Cocaine is known as one of the most addictive drugs in the world and its destructive effects can transform a person's life beyond recognition. It does not take many uses of cocaine for someone to be completely hooked and consumed by their need to keep using it on a regular basis. What is it that makes cocaine so addictive?
Like many drugs it is a stimulant that has a powerful effect on the brain. Next to methamphetamine, cocaine creates the greatest psychological dependence of any drug. People become both physically and mentally dependent on cocaine to function because tolerance to cocaine develops quickly any symptoms of withdrawal can be very severe.
Users begin to require more and more cocaine to achieve the same feeling of euphoria. They begin to prefer cocaine to any other activity as their life alters to the point of everything revolving around the drug.
Chemical and Structural Changes in the Brain
Cocaine is a pain blocker that is extracted from the leaves of the coca shrub plant located mainly in South America and it is the most powerful stimulant with a natural origin. The drug has the ability to stimulate the nervous system and raise dopamine levels, a neurotransmitter linked to pleasure in the brain.
With increased levels of dopamine the user will feel happier, more confident and energetic but the accumulation of dopamine in the brain ultimately can disrupt normal communication of neurons. Long term usage of cocaine can lead to gradual changes in the brain's reward system which increases the risk of addiction.
The more frequently a person uses cocaine, the more likely they are to become completely consumed by the drug and change their life to accommodate their obsession.
The physical changes in the brain of a cocaine user are a major element in what makes the drug so addictive. Studies have been proven to identify abnormal brain structure in the frontal lobe of the brain of cocaine users.This abnormal structure is associated with their addictive behavior and their need to continue using cocaine.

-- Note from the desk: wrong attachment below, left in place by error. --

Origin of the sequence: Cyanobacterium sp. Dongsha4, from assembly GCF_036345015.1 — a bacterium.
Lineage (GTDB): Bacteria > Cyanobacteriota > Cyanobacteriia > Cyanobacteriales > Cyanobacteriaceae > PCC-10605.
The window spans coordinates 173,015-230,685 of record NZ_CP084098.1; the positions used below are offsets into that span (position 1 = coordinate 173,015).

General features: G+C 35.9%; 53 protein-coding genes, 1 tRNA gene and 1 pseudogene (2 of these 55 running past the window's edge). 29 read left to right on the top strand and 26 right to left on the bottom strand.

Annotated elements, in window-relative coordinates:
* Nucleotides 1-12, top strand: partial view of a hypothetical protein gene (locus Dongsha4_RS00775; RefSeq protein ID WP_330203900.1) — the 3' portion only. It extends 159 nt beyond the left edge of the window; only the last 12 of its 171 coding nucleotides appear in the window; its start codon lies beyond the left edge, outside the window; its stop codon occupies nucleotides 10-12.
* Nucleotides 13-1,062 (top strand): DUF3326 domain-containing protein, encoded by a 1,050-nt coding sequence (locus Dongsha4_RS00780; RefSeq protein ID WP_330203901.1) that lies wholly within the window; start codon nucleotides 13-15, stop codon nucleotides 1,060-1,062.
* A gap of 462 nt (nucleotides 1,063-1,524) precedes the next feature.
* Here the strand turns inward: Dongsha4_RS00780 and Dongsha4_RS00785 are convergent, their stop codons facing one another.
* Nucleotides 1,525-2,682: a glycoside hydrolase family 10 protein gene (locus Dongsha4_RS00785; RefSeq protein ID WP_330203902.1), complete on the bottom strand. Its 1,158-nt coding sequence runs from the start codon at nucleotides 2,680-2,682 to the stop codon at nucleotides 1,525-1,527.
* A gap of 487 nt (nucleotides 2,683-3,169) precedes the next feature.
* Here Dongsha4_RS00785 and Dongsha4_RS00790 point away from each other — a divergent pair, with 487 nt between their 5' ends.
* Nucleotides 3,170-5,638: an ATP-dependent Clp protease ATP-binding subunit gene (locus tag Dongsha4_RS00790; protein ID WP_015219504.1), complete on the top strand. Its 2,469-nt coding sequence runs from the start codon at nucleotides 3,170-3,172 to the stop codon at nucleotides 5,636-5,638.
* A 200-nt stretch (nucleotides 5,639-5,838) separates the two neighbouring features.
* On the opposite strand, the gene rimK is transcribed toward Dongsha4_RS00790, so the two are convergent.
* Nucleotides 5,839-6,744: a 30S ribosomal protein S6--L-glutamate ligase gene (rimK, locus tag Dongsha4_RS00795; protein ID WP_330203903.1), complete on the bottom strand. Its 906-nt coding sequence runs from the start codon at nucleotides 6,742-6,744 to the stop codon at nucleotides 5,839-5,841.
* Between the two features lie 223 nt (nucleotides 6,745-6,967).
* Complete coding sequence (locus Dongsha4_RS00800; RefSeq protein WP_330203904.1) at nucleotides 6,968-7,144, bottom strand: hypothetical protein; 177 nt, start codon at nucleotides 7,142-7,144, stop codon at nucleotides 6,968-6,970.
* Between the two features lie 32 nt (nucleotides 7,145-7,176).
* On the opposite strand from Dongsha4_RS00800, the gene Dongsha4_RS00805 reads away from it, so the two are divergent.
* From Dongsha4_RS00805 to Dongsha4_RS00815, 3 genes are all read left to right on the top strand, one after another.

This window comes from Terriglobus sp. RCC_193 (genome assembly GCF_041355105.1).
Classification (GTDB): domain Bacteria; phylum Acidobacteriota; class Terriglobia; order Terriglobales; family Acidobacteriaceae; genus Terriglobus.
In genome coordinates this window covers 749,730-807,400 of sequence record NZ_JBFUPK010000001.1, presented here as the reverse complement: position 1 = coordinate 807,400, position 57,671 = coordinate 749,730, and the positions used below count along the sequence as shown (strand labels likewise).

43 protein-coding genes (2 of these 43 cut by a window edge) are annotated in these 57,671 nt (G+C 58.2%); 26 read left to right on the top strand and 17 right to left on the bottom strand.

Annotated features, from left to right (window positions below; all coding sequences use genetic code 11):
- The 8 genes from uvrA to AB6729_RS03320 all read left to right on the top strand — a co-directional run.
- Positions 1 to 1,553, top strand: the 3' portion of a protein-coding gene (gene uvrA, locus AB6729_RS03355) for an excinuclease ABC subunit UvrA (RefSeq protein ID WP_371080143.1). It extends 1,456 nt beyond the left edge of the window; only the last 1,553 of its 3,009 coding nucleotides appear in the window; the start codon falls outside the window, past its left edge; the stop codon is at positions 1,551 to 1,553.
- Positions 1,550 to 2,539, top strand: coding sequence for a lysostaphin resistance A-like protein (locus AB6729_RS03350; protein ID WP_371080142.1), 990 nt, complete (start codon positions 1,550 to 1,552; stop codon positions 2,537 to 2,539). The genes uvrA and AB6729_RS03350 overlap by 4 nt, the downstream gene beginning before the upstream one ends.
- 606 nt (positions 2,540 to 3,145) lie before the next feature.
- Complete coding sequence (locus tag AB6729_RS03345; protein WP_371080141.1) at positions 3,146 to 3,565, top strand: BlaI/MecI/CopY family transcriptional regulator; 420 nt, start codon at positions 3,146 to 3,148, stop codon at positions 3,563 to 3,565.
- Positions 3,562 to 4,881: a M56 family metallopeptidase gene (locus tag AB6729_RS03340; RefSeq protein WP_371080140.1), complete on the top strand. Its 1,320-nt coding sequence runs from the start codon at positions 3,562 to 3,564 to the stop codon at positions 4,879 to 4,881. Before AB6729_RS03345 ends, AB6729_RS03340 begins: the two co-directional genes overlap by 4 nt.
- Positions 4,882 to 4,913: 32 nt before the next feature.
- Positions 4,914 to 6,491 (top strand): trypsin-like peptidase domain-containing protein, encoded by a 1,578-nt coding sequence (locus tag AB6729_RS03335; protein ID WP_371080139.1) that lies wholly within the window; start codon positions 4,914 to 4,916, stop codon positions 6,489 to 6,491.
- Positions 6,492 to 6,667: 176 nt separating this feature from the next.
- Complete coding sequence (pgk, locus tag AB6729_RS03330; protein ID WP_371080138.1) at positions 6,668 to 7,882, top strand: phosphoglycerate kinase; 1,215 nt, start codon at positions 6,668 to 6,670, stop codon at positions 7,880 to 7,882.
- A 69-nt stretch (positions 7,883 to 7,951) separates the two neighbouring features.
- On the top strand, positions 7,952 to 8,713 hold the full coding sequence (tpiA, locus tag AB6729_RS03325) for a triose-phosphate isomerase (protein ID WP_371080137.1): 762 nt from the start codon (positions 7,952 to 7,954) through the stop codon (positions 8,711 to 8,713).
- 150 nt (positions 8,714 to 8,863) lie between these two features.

According to the study, cocaine users have a widespread loss of gray matter that is directly linked to how long they have been using the drug. The longer a person uses cocaine, the more they lose of gray matter in their brain and those with the most reduction in volume have the greatest cocaine compulsivity.
The research also showed that for those who are dependent on cocaine, they tend to have a much larger brain reward system than those who are not addicted. The bigger reward system was theorized to be a form of vulnerability to addiction that existed before the subjects began using cocaine.
In addition to different brain structures, cocaine users also had different ways of thinking and feeling that compelled them to use cocaine compulsively in spite of very negative consequences. The drug appears to change both the physical structure of the brain and also the psychological processes of each person who is addicted.
Cocaine is one of the most dangerous drugs available because of its highly addictive nature. The drug is associated with a number of health risks and psychological problems that can result from being addicted. The longer a person consumes cocaine on a frequent basis, the more likely they are to experience serious changes to their brain and interference with their normal functioning.
Cocaine's ability to impact the pleasure centers of the brain with a quick and intense high make it hard for people to stop using it. The changes that it causes to a person physically and mentally make it difficult to quit even with the intention of being abstinent. Professional counseling and treatment is necessary for anyone who suffers from issues of cocaine addiction.